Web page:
Measures of Association

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An association is any relationship between two measured quantities that renders them statistically dependent. The term “association” is closely related to the term “correlation.” Both terms imply that two or more variables vary according to some pattern. However, correlation is more rigidly defined by some correlation coefficient which measures the degree to which the association of the variables tends to a certain pattern.

It provides information about the relatedness between variables so as to help estimate the existence of a relationship between variables and its strength.


Variables are positively related if they move in the same direction. Variables are inversely related if they move in opposite directions.

The relationship between two variables can be illustrated in a graph. The graph indicates that as economic growth increases, stock market returns also increase. The graph on the right is an example of how the inverse relationship between oil production and gasoline prices might appear. It illustrates that as oil production increases, gas prices fall.

Covariance shows how the variable y reacts to a variation of the variable x. Its formula is for a population cov( X, Y ) = ∑( xi − µx) (yi − µy) / N


Formula for sample is as


Consider the table below, which describes the rate of economic growth (xi) and the rate of return on the S&P 500 (yi).

Using the covariance formula, you can determine whether economic growth and S&P 500 returns have a positive or inverse relationship. Before you compute the covariance, calculate the mean of x and y.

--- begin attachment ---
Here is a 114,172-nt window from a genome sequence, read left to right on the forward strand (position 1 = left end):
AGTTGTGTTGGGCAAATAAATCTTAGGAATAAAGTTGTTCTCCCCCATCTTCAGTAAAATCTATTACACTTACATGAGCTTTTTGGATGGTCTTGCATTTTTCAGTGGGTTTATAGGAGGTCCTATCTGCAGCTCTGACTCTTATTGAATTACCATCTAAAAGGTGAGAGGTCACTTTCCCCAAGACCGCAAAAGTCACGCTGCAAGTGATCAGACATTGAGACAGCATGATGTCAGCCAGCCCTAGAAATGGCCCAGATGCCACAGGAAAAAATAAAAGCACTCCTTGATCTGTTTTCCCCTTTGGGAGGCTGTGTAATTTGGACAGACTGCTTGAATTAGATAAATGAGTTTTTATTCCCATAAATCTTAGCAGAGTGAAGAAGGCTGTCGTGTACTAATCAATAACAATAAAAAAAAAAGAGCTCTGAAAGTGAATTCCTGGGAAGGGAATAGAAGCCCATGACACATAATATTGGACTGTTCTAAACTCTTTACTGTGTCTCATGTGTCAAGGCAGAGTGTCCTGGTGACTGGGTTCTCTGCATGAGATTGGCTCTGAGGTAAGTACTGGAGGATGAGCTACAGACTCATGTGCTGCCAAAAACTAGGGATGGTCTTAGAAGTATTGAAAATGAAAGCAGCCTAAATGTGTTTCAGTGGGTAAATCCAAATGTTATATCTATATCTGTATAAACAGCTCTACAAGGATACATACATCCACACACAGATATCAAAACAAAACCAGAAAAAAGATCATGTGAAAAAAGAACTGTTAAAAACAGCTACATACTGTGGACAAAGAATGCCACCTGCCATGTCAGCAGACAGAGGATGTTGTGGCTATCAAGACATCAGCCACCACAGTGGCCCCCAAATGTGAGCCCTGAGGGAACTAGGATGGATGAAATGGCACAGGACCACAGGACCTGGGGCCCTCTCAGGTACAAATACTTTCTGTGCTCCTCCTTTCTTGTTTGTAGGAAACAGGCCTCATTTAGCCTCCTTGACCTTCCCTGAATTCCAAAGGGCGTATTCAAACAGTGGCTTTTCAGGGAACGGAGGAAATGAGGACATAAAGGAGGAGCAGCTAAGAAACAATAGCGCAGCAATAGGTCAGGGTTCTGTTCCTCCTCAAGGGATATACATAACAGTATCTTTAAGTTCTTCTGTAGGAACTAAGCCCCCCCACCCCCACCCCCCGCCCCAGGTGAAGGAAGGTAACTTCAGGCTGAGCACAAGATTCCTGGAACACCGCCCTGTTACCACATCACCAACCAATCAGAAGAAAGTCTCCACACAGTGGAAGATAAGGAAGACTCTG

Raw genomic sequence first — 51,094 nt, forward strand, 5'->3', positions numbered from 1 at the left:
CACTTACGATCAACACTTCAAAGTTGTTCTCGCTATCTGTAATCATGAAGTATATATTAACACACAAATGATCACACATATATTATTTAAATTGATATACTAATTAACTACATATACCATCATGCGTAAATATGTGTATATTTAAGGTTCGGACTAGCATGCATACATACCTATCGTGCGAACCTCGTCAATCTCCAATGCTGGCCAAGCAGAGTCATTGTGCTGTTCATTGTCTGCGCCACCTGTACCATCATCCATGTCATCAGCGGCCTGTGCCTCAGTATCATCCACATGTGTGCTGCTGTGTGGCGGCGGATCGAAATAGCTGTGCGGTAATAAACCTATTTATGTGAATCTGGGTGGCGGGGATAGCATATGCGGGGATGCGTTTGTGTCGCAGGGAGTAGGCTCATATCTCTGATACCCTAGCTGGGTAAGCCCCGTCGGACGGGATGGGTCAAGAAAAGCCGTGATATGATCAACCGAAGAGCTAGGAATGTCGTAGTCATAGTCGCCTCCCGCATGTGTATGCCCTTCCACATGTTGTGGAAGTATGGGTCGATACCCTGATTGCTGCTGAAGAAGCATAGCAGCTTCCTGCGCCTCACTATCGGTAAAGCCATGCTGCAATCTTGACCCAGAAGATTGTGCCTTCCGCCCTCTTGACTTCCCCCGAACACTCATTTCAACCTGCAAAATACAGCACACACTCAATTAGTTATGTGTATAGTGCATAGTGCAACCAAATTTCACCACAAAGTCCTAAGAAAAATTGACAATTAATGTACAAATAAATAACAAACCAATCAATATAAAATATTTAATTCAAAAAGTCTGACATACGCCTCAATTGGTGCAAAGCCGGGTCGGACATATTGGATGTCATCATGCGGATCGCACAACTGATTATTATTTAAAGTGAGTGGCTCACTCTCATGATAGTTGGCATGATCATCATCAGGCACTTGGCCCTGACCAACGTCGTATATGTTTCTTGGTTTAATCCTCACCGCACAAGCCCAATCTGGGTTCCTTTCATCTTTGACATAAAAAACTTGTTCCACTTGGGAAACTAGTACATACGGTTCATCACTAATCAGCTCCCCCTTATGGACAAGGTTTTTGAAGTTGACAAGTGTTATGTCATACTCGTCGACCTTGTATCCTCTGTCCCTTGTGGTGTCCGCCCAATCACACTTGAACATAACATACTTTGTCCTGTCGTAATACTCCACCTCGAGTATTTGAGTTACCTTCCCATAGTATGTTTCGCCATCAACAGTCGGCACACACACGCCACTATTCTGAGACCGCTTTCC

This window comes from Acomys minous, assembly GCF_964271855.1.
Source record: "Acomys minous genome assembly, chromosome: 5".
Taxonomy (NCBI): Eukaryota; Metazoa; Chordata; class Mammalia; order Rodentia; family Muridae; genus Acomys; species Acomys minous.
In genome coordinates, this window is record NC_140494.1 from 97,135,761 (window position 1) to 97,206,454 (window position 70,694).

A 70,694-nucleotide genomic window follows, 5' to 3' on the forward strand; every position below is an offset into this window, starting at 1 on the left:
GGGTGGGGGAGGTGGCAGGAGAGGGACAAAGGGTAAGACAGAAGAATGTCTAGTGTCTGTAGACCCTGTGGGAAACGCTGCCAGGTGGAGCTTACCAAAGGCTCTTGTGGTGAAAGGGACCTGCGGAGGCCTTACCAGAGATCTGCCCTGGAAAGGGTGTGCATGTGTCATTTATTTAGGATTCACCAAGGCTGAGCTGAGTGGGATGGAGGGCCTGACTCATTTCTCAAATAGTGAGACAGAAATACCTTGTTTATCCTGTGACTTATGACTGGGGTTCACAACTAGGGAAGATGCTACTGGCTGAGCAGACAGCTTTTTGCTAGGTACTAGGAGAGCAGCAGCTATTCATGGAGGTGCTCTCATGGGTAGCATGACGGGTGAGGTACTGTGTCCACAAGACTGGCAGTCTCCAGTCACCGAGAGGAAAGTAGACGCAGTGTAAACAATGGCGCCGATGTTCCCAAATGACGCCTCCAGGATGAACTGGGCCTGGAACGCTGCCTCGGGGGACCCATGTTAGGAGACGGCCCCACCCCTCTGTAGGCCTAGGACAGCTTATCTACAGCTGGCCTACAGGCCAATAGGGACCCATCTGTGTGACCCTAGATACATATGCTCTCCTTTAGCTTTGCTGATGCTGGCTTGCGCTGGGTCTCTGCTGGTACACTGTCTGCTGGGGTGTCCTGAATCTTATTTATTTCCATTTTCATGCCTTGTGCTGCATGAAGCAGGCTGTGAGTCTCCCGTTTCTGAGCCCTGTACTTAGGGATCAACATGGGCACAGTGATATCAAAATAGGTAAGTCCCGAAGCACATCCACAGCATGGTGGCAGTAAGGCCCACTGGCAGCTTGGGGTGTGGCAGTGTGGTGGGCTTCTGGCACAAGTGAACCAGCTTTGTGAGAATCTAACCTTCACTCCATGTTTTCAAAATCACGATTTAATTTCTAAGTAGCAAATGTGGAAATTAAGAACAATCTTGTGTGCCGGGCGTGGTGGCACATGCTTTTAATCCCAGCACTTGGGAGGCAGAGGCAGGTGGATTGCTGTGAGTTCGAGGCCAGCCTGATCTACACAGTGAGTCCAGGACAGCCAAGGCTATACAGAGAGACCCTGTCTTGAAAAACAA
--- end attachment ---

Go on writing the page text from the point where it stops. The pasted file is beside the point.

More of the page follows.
Now you can identify the variables for the covariance formula as follows.

x = 2.1, 2.5, 4.0, and 3.6 (economic growth)

y = 8, 12, 14, and 10 (S&P 500 returns)

= 3.1

= 11


Substitute these values into the covariance formula to determine the relationship between economic growth and S&P 500 returns.

The covariance between the returns of the S&P 500 and economic growth is 1.53. Since the covariance is positive, the variables are positively related—they move together in the same direction.

Correlation coefficient (r)

Pearson’s correlation coefficient is the covariance of the two variables divided by the product of their standard deviations.

The quantity r, called the linear correlation coefficient, measures the strength and the direction of a linear relationship between two variables. The linear correlation coefficient is sometimes referred to as the Pearson product moment correlation coefficient in honor of its developer Karl Pearson. The mathematical formula for computing r is

where n is the number of pairs of data.

The value of r is such that -1 < r < +1. The + and – signs are used for positive linear correlations and negative linear correlations, respectively.

  • Positive correlation: If x and y have a strong positive linear correlation, r is close to +1. An r value of exactly +1 indicates a perfect positive fit. Positive values indicate a relationship between x and y variables such that as values for x increases, values for y also increase.
  • Negative correlation: If x and y have a strong negative linear correlation, r is close to -1. An r value of exactly -1 indicates a perfect negative fit. Negative values indicate a relationship between x and y such that as values for x increase, values for y decrease.
  • No correlation: If there is no linear correlation or a weak linear correlation, r is close to 0. A value near zero means that there is a random, nonlinear relationship between the two variables
  • A perfect correlation of ± 1 occurs only when the data points all lie exactly on a straight line. If r = +1, the slope of this line is positive. If r = -1, the slope of this line is negative.

A correlation greater than 0.8 is generally described as strong, whereas a correlation less than 0.5 is generally described as weak. These values can vary based upon the “type” of data being examined.

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